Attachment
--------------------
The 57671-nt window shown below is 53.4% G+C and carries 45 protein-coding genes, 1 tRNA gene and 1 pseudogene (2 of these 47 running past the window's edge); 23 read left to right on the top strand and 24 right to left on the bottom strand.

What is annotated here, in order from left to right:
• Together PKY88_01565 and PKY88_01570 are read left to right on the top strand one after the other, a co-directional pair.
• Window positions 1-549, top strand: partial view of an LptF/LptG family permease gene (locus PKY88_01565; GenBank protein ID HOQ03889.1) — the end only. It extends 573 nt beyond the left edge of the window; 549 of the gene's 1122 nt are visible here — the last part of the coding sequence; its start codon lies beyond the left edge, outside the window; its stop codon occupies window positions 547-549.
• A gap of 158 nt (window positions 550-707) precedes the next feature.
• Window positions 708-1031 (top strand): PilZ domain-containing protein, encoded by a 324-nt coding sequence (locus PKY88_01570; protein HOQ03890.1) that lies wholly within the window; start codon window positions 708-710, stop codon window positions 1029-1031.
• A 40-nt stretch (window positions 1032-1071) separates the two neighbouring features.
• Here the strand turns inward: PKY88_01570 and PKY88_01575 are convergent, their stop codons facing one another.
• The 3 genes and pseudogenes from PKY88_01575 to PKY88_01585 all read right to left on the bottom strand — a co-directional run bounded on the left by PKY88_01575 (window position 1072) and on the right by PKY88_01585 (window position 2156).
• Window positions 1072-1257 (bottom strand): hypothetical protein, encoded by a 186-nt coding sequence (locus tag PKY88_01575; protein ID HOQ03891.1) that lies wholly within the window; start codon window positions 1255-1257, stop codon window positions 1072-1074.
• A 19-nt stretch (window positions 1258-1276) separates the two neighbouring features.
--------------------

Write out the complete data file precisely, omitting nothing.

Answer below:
The 57671-nt window shown below is 53.4% G+C and carries 45 protein-coding genes, 1 tRNA gene and 1 pseudogene (2 of these 47 running past the window's edge); 23 read left to right on the top strand and 24 right to left on the bottom strand.

What is annotated here, in order from left to right:
• Together PKY88_01565 and PKY88_01570 are read left to right on the top strand one after the other, a co-directional pair.
• Window positions 1-549, top strand: partial view of an LptF/LptG family permease gene (locus PKY88_01565; GenBank protein ID HOQ03889.1) — the end only. It extends 573 nt beyond the left edge of the window; 549 of the gene's 1122 nt are visible here — the last part of the coding sequence; its start codon lies beyond the left edge, outside the window; its stop codon occupies window positions 547-549.
• A gap of 158 nt (window positions 550-707) precedes the next feature.
• Window positions 708-1031 (top strand): PilZ domain-containing protein, encoded by a 324-nt coding sequence (locus PKY88_01570; protein HOQ03890.1) that lies wholly within the window; start codon window positions 708-710, stop codon window positions 1029-1031.
• A 40-nt stretch (window positions 1032-1071) separates the two neighbouring features.
• Here the strand turns inward: PKY88_01570 and PKY88_01575 are convergent, their stop codons facing one another.
• The 3 genes and pseudogenes from PKY88_01575 to PKY88_01585 all read right to left on the bottom strand — a co-directional run bounded on the left by PKY88_01575 (window position 1072) and on the right by PKY88_01585 (window position 2156).
• Window positions 1072-1257 (bottom strand): hypothetical protein, encoded by a 186-nt coding sequence (locus tag PKY88_01575; protein ID HOQ03891.1) that lies wholly within the window; start codon window positions 1255-1257, stop codon window positions 1072-1074.
• A 19-nt stretch (window positions 1258-1276) separates the two neighbouring features.